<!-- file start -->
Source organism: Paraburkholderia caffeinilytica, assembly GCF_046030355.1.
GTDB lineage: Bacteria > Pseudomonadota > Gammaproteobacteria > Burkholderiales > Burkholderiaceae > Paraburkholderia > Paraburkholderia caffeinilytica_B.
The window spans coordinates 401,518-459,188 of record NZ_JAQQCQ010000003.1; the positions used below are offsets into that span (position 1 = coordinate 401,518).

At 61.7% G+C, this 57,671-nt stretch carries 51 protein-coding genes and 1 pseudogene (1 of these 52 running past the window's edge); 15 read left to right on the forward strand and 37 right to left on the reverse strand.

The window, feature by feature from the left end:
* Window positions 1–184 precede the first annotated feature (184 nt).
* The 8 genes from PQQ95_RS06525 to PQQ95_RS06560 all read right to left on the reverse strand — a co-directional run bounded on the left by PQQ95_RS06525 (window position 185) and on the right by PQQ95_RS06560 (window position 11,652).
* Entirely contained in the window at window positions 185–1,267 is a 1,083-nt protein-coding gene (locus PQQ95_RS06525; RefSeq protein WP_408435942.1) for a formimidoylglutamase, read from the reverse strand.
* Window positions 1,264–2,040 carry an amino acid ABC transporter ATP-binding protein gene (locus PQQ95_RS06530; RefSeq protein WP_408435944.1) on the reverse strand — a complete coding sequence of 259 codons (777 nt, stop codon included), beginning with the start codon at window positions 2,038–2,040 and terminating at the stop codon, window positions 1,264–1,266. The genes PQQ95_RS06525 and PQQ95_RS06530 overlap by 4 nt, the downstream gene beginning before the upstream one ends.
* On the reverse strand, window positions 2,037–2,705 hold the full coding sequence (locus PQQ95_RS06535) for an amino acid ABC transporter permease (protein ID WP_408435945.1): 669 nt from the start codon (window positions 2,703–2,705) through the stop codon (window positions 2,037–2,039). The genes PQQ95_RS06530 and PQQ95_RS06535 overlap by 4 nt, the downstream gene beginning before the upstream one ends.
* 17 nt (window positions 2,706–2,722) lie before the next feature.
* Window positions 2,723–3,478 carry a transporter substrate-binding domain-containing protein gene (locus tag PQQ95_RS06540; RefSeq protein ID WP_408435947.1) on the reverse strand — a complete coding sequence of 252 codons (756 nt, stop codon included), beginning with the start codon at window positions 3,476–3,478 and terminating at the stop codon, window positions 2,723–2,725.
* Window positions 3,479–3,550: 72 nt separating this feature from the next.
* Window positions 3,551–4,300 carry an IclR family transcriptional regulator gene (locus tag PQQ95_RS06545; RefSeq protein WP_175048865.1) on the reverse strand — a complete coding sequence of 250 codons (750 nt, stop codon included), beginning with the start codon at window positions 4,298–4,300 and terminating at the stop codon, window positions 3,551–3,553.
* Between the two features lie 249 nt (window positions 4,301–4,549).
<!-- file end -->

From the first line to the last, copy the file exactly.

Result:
Source organism: Paraburkholderia caffeinilytica, assembly GCF_046030355.1.
GTDB lineage: Bacteria > Pseudomonadota > Gammaproteobacteria > Burkholderiales > Burkholderiaceae > Paraburkholderia > Paraburkholderia caffeinilytica_B.
The window spans coordinates 401,518-459,188 of record NZ_JAQQCQ010000003.1; the positions used below are offsets into that span (position 1 = coordinate 401,518).

At 61.7% G+C, this 57,671-nt stretch carries 51 protein-coding genes and 1 pseudogene (1 of these 52 running past the window's edge); 15 read left to right on the forward strand and 37 right to left on the reverse strand.

The window, feature by feature from the left end:
* Window positions 1–184 precede the first annotated feature (184 nt).
* The 8 genes from PQQ95_RS06525 to PQQ95_RS06560 all read right to left on the reverse strand — a co-directional run bounded on the left by PQQ95_RS06525 (window position 185) and on the right by PQQ95_RS06560 (window position 11,652).
* Entirely contained in the window at window positions 185–1,267 is a 1,083-nt protein-coding gene (locus PQQ95_RS06525; RefSeq protein WP_408435942.1) for a formimidoylglutamase, read from the reverse strand.
* Window positions 1,264–2,040 carry an amino acid ABC transporter ATP-binding protein gene (locus PQQ95_RS06530; RefSeq protein WP_408435944.1) on the reverse strand — a complete coding sequence of 259 codons (777 nt, stop codon included), beginning with the start codon at window positions 2,038–2,040 and terminating at the stop codon, window positions 1,264–1,266. The genes PQQ95_RS06525 and PQQ95_RS06530 overlap by 4 nt, the downstream gene beginning before the upstream one ends.
* On the reverse strand, window positions 2,037–2,705 hold the full coding sequence (locus PQQ95_RS06535) for an amino acid ABC transporter permease (protein ID WP_408435945.1): 669 nt from the start codon (window positions 2,703–2,705) through the stop codon (window positions 2,037–2,039). The genes PQQ95_RS06530 and PQQ95_RS06535 overlap by 4 nt, the downstream gene beginning before the upstream one ends.
* 17 nt (window positions 2,706–2,722) lie before the next feature.
* Window positions 2,723–3,478 carry a transporter substrate-binding domain-containing protein gene (locus tag PQQ95_RS06540; RefSeq protein ID WP_408435947.1) on the reverse strand — a complete coding sequence of 252 codons (756 nt, stop codon included), beginning with the start codon at window positions 3,476–3,478 and terminating at the stop codon, window positions 2,723–2,725.
* Window positions 3,479–3,550: 72 nt separating this feature from the next.
* Window positions 3,551–4,300 carry an IclR family transcriptional regulator gene (locus tag PQQ95_RS06545; RefSeq protein WP_175048865.1) on the reverse strand — a complete coding sequence of 250 codons (750 nt, stop codon included), beginning with the start codon at window positions 4,298–4,300 and terminating at the stop codon, window positions 3,551–3,553.
* Between the two features lie 249 nt (window positions 4,301–4,549).